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Review: Madagascar The Musical at the Opera House is ‘ambitious, full of laughs and a crowd pleaser’

The adaption of the much loved Dreamworks film was a big hit at the Opera House.

Adapting from screen to stage has many difficulties to overcome, even more so when it’s an animated movie like DreamWorks’ Madagascar (2005).

This joint production by Selladoor Worldwide and Theatre Royal Plymouth manages just that in this musical zoological adventure of Madagascar the Musical at the Manchester Opera House.

Marty (Francisco Gomes) is a zebra with a dream of one day running free in the wild after a lifetime spent in captivity at the New York Zoo.

Madagascar at the Opera House

However, this dream is not shared by his three friends, Alex the Lion (Joseph Hewlett) the main yet vain star attraction of the zoo, sassy hippo Gloria (Jarnéia Richard-Noel) and hypochondriac giraffe Melman (Joshua Oakes-Rogers).

When Marty breaks out, his friends try to rescue him which sees all four locked in crates and sent on their way to Kenya, only for the ship to be hijacked by a spy team of Penguins, which sees the main characters thrown overboard and forced to survive on the wild island of Madagascar.

The show is quite short at 1 hour 45 minutes with an interval but follows the plot of the film and has a longer run time than its 2005 predecessor.

The show’s first half starts slower, as the songs set up the characters in their New York Zoo home and lead to their eventual escape.

Act two is a lot more action-packed and begins from when the cast are washed up on the shores of Madagascar.

The show is one for the children but still contains jokes and gags from the film that both parents and returning fans of the film series will still enjoy.

Joseph Hewlett as Alex

Joseph Hewlett channels his inner Ben Stiller in his entertaining performance of Alex and succeeds in bringing the character from film to the stage, so too does Jarnéia Richard-Noel in her role as Gloria who also displays her great vocal talent in the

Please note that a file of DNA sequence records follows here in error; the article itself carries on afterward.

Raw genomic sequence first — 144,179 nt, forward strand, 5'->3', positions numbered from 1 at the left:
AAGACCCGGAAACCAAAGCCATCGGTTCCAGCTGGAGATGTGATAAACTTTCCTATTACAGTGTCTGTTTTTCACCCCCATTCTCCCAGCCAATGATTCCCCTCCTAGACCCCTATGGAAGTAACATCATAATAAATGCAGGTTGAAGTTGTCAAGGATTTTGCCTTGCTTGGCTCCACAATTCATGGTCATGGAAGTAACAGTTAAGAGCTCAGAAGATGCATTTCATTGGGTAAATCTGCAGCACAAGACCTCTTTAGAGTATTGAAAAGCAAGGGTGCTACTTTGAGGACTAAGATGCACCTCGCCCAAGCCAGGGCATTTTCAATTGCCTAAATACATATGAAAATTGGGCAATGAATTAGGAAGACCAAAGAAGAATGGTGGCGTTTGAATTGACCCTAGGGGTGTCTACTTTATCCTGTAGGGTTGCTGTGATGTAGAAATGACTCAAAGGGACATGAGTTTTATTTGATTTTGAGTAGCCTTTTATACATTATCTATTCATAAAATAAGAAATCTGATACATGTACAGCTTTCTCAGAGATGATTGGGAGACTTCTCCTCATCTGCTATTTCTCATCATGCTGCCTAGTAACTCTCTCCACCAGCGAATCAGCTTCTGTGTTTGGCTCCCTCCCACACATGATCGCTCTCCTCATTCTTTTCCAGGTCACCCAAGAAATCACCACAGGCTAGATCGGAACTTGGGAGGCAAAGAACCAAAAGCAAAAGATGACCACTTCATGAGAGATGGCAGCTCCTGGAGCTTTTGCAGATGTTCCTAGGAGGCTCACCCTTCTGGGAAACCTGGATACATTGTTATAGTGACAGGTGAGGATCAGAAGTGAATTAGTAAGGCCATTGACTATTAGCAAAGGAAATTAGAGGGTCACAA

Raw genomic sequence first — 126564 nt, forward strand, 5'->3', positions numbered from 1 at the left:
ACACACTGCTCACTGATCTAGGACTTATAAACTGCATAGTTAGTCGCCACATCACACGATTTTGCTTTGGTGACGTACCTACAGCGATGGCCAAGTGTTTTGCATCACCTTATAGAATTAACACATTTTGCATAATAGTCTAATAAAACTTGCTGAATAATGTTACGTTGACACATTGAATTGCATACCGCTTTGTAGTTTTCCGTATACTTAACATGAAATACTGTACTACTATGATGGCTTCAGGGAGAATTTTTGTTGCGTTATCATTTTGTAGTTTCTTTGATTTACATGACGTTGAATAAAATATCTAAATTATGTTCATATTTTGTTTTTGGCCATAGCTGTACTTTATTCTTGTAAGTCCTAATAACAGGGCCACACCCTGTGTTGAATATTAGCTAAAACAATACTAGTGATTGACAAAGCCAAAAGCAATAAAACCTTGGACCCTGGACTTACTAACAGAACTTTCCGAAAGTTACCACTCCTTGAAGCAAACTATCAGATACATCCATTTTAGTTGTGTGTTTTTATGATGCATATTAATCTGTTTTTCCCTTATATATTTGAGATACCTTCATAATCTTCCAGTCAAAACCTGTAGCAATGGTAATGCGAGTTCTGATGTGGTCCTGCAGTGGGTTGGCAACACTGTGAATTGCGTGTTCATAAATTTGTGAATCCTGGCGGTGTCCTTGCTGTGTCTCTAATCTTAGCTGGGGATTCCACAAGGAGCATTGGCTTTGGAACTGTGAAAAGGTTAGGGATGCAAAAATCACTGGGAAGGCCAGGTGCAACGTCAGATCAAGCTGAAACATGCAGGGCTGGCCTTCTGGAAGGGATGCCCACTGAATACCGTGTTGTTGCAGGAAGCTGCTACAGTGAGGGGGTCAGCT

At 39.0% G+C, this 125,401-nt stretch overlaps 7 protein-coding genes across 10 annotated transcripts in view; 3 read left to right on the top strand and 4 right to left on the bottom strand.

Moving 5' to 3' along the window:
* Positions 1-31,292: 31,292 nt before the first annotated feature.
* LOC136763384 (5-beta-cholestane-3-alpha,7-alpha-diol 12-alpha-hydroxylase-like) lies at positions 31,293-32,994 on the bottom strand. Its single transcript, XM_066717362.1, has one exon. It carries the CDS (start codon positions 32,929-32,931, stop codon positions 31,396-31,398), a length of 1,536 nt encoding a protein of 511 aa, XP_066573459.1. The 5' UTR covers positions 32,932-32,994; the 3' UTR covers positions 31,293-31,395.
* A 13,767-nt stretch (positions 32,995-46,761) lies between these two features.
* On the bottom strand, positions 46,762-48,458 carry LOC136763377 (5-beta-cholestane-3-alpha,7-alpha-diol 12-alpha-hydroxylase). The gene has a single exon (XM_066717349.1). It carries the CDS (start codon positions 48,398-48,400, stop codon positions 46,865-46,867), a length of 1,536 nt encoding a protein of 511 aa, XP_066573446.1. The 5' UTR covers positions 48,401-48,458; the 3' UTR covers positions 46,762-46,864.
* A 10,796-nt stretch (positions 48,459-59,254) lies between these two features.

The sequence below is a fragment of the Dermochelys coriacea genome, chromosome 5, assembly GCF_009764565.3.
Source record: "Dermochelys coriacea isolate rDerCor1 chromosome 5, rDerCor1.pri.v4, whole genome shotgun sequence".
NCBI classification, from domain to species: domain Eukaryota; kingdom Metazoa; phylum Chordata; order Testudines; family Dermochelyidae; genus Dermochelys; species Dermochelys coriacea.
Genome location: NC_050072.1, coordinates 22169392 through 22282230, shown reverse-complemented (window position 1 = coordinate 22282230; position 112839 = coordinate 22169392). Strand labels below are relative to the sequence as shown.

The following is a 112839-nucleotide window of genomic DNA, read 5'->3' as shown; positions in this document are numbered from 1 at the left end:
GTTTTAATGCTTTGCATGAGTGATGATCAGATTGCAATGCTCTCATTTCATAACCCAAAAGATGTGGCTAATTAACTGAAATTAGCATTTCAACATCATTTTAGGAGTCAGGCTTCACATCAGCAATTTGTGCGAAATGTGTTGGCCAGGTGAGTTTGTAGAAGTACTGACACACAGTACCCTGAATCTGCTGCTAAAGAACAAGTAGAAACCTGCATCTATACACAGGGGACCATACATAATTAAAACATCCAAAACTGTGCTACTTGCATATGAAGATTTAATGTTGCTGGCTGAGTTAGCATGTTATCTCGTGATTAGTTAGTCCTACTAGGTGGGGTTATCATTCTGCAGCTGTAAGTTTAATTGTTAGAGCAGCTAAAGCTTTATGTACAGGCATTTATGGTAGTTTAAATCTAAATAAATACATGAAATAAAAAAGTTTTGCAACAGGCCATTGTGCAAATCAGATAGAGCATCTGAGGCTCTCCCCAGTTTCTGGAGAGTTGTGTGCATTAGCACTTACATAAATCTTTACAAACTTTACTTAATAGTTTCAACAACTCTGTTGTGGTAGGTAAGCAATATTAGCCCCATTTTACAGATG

shows litany of original songs.

Francisco Gomes and Joshua Oakes-Rogers round out the main cast with their fun takes on the characters of Marty and Melman.

The incredible penguins of Madagascar

The Penguins, Skipper (Connor Keetley), Kowalski (Laura Marie Brennan), Rico (Ella Howlett) and Private (Brogan McFarlane) are always a fun presence when they are on stage, recreating their scene stealing roles from the original film as they go
from smiling and waving to plotting out Mission Impossible style missions on their journey to go home to Antarctica that runs parallel to the plot of the main cast.

And the posh yet pretentious monkey, Mason (James Hilton-Foster) is also a good source of comedy with his cameo appearances throughout the show.

King Julian

Karim Zeroual enters the second act as King Julian and almost takes over the show with his hilarious interpretation of Sacha Baron Cohen’s character and with his own rendition of the fan favourite song, “I Like to Move It” that is always a crowd pleaser.

The set design (based on the original set by Tom Rogers) is a real strength of the show particularly in the second act which sees the bright locales of Madagascar almost lifted from the screen onto the stage.

Another is the excellent animal puppets (designed by Max Humphries and directed by Emma Brunton) such as the penguins, the lemurs and Mason the Monkey that complement the costumed cast, that is an inventive way of bringing DreamWorks’ vibrant animated characters to life.

With laughs, songs, props and choreography, this ambitious musical succeeds in bringing a classic animated film to the stage and is a fun evening for both fans of the original and new fans alike.

Madagascar the Musical is on at the Opera House from 9th to 11th of February.

You can get tickets by clicking here

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